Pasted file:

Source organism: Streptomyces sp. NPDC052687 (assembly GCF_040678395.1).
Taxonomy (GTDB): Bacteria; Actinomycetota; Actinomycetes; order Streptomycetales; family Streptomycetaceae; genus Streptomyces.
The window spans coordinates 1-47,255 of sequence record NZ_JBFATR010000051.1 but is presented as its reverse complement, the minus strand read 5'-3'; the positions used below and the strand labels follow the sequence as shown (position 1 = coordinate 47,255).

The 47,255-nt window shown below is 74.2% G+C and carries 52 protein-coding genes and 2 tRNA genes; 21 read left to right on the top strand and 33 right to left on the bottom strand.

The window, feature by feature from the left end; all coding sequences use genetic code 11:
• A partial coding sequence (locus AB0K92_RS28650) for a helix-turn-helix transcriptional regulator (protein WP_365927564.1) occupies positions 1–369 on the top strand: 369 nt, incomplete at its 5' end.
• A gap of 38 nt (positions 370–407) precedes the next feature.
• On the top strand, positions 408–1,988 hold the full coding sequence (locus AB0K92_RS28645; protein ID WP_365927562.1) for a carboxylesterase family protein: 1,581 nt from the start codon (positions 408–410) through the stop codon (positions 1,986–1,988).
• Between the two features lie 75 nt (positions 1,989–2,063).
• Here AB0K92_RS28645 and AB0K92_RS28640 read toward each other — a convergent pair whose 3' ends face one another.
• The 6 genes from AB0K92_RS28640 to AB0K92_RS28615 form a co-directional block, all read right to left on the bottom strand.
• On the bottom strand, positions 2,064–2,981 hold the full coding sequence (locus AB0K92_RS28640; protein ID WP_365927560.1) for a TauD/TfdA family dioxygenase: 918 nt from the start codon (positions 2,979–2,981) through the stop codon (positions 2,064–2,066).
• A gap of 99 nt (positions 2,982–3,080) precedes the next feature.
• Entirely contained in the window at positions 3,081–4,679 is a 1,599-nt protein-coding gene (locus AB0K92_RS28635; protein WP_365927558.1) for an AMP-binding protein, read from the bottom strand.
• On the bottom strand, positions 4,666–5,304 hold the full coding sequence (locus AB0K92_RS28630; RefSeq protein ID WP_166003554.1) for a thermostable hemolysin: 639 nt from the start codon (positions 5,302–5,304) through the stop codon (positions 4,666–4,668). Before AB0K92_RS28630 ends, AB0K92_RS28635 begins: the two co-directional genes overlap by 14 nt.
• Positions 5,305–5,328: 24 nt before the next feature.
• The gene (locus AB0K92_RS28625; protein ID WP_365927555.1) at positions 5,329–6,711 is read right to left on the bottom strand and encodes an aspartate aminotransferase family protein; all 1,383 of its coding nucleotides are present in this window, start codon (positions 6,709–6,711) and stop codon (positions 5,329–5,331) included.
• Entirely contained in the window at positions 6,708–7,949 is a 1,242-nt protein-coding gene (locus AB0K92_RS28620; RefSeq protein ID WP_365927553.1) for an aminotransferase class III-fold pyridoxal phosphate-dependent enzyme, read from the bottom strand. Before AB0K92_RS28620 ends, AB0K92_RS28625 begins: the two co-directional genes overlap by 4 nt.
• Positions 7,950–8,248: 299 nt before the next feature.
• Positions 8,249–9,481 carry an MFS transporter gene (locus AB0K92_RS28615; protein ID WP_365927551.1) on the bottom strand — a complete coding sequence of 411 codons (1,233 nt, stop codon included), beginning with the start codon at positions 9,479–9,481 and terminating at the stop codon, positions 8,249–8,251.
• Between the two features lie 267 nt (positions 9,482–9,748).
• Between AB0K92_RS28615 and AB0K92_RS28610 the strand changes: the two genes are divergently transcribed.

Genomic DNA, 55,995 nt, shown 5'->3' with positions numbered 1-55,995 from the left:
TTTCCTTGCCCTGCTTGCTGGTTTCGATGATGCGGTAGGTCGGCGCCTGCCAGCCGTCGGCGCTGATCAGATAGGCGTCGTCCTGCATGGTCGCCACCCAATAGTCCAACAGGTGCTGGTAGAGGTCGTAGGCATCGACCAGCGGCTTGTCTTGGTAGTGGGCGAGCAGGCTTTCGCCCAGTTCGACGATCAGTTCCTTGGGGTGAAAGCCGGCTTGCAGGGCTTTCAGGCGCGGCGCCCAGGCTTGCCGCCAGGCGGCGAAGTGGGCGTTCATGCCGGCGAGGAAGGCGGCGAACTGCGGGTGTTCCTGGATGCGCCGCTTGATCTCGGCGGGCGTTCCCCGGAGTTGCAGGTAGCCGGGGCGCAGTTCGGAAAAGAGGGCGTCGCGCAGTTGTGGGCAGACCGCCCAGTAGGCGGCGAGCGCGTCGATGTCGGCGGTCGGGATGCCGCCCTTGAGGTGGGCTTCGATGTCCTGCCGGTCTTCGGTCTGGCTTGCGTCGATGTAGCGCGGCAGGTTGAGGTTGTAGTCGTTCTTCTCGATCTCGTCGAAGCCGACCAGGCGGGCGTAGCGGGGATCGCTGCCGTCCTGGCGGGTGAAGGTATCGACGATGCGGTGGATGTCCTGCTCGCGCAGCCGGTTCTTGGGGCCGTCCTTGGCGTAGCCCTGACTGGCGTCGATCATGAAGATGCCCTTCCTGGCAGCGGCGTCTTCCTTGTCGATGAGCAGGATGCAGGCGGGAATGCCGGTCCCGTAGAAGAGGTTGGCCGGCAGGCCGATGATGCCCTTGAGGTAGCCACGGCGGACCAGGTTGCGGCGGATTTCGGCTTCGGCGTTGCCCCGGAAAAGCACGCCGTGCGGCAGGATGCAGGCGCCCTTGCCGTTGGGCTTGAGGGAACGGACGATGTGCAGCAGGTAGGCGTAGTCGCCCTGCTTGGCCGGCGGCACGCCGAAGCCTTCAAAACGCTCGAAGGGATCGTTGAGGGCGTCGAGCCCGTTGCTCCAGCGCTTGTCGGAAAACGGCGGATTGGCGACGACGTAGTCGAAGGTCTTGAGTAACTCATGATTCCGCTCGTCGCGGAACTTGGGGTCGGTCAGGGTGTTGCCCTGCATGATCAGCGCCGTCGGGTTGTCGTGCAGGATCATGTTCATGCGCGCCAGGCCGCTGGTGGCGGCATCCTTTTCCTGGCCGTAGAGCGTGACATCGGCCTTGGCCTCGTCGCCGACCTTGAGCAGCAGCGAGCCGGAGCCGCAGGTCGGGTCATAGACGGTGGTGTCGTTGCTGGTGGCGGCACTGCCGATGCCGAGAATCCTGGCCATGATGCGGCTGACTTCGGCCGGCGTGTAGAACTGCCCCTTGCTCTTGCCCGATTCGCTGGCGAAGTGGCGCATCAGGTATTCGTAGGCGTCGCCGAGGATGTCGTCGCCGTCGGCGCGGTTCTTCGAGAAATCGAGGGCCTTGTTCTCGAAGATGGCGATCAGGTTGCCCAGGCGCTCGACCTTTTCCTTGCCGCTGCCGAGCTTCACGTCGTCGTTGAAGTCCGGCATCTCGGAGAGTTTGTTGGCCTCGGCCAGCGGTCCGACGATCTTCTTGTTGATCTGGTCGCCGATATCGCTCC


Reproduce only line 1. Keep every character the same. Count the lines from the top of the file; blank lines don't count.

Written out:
Source organism: Streptomyces sp. NPDC052687 (assembly GCF_040678395.1).